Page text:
Beachers – Cracks

Worthington uses tracks like chapters, a more conventional structural approach that belies the aesthetic otherness of the material. By Gaz Cloud

Hypnus Records – Zodiac

The compilation ends with a reworking of a track from Luigi’s own Deep Blue EP, arguably the label’s best release to date. Edit Select adds a dark, brooding yet somehow housey vibe to ‘Sub-Photic Zone’. It’s a stunning end to a compilation that makes a compelling case for falling under the spell of the Hypnus “adepts”. By Gaz Cloud

Live: AK/DK, Written In Waters, Rumour Cubes, Birdman Culture and The Slow Revolt at The Good Ship. 31st January, 2015

The Good Ship in Kilburn, a bastion of North West London’s indie scene, hosted three consecutive nights of Independent Venue Week this year, with Rumour Cubes joining AK/DK and a wealth of other talent for the venue’s personal culmination of the festival, on a bill put together by post-rock record label and promoters Nice Weather For Airstrikes. By Gaz Cloud

Snow Ghosts – A Wrecking

It’s this haunting emptiness that makes Snow Ghosts an appealing proposition. One only hopes that this isn’t lost as the trio hone and develop their sound. On A Wrecking, Snow Ghosts have the balance between the experimental and the conventional just about right. By Gaz Cloud

In Memoriam: Edgar Froese

It is not often that we are moved to post an obituary here on Echoes And Dust but then it is not often that an artist passes away that has had such a palpable influence on so much of the music we love. Here, Gaz Cloud gives a personal reflection on the loss of one of the Twentieth Century’s most important musicians.

Parra For Cuva – Majouré

The album closes with Your Remains, pairing a ‘cello and buzzing synth alongside a stuttering breakbeat. It’s a chaotic and cathartic close to a fine album, albeit one with as many troughs as peaks. By Gaz Cloud

Darren Hayman – Chants for Socialists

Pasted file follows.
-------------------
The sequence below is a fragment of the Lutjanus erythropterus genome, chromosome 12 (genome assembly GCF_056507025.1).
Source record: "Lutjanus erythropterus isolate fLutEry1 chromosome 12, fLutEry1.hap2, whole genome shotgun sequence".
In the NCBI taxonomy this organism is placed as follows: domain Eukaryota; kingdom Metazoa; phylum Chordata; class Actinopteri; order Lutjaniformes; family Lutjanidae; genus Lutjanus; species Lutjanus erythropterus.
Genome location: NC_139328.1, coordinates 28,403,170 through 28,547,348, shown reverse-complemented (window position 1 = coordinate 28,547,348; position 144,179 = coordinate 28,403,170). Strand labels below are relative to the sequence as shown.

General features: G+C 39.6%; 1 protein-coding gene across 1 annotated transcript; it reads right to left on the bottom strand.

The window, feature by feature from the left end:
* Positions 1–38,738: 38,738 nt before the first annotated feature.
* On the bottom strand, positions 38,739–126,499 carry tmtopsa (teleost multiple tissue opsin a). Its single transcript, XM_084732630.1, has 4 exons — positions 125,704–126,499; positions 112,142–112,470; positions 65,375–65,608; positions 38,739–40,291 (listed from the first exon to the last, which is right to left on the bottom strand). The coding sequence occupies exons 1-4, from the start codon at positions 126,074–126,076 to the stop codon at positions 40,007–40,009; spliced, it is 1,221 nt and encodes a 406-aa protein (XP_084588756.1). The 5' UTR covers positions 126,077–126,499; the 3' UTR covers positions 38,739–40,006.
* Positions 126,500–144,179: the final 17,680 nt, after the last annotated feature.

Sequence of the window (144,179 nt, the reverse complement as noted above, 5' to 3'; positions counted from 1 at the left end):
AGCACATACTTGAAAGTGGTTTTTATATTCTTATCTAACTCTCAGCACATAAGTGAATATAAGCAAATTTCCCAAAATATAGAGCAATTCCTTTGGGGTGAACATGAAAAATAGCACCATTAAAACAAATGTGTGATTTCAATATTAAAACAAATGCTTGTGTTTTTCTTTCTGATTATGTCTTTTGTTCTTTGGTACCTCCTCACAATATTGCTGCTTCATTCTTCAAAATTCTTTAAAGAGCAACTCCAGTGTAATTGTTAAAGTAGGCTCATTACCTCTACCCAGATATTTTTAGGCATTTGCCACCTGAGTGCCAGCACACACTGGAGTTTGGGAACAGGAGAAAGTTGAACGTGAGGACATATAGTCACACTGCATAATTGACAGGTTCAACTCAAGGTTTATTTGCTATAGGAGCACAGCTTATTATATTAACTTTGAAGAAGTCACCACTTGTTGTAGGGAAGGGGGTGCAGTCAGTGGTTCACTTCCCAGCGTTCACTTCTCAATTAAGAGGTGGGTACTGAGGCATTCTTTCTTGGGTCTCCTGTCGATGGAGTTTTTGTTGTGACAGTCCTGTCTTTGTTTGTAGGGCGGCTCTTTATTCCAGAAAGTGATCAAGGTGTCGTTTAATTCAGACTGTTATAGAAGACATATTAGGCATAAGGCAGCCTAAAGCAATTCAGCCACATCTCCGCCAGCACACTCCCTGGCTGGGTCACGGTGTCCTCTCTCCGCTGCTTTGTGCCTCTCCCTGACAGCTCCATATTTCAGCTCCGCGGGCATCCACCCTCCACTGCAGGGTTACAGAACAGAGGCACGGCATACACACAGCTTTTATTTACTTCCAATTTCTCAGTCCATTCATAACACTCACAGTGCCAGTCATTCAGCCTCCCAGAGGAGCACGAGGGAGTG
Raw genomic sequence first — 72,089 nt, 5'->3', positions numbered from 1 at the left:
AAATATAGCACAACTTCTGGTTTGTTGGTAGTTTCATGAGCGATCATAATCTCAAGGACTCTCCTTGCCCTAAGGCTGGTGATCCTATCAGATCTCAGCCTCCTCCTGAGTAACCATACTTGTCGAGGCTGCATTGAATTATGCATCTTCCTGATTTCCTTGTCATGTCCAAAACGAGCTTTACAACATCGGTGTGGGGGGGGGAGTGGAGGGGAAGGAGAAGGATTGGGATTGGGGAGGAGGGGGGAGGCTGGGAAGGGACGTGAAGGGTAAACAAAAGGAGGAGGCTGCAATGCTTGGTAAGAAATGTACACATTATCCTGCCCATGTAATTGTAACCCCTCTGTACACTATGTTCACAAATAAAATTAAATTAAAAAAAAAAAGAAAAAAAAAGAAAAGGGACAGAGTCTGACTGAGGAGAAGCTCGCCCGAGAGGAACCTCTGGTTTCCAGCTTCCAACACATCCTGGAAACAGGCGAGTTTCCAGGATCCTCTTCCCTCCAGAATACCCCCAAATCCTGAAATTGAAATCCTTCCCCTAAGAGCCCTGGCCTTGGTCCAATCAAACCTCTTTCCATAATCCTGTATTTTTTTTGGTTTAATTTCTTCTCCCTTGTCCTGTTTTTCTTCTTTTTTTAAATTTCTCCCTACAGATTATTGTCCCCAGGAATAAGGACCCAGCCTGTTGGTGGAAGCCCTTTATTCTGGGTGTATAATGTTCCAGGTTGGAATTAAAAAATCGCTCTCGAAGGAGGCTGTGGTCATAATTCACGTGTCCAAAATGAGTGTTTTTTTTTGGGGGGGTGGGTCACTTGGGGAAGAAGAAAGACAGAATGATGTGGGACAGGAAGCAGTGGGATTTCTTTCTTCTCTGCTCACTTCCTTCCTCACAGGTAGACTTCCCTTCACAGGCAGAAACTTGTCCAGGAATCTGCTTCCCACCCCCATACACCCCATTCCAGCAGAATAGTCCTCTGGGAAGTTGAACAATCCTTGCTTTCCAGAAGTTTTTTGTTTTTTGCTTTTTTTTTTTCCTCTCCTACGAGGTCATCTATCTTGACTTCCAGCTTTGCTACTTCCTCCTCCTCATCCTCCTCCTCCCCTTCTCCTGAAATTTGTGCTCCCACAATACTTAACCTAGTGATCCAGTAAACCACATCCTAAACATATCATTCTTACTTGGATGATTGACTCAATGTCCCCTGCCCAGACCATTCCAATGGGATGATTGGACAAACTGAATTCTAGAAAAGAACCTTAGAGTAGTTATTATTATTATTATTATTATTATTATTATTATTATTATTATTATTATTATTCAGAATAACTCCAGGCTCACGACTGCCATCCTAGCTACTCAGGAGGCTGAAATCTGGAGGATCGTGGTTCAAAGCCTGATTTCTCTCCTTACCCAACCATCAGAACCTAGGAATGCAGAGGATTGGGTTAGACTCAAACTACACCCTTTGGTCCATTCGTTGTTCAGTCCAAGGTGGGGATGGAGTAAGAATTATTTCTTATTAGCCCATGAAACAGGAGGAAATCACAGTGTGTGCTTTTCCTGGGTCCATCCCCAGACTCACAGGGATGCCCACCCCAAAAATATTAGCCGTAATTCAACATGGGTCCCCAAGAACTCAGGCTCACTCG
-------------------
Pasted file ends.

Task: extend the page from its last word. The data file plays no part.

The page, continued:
Hayman’s best work has always been based on what’s left unsaid. When questioned about the source material, Hayman replied “I think we are in troubled times. I regard these as useful lyrics.”…this is not a co-option of left-wing ideas to simply benefit the artist; but a heartfelt, tender release. By Gaz Cloud

The Anchoress – One For Sorrow

Long Year displays a lot of promise for The Anchoress, but as an EP, One For Sorrow doesn’t feel like the finished article. Hopefully it’s a stepping stone en route to grander things for Davis and Draper. By Gaz Cloud

Andy Jackson – Signal To Noise

Noise is technically the degradation of an otherwise clean transmission. By this definition, there’s a lot more signal than noise present on this accomplished album. By Gaz Cloud

Neal Morse – Songs From November

On the strength of Songs From November, it would be unfair to dismiss Morse as a songwriter and it’s a real shame the ideal audience for this material will surely never hear the work. Ardent prog fans, on the other hand, will come away from the collection disappointed. – By Gaz Cloud

Kaipa – Sattyg

Kaipa are not for everyone, but if the idea of medieval progressive rock appeals, you won’t find a finer or more original take on the sub-genre than that presented here. – By Gaz Cloud

United Progressive Fraternity – Fall In Love With The World

UPF is a great musical testament to the member’s talents. It’s a shame that such wonderfully imaginative music is often led astray by meandering, hard to decipher lyrical content. – By Gaz Cloud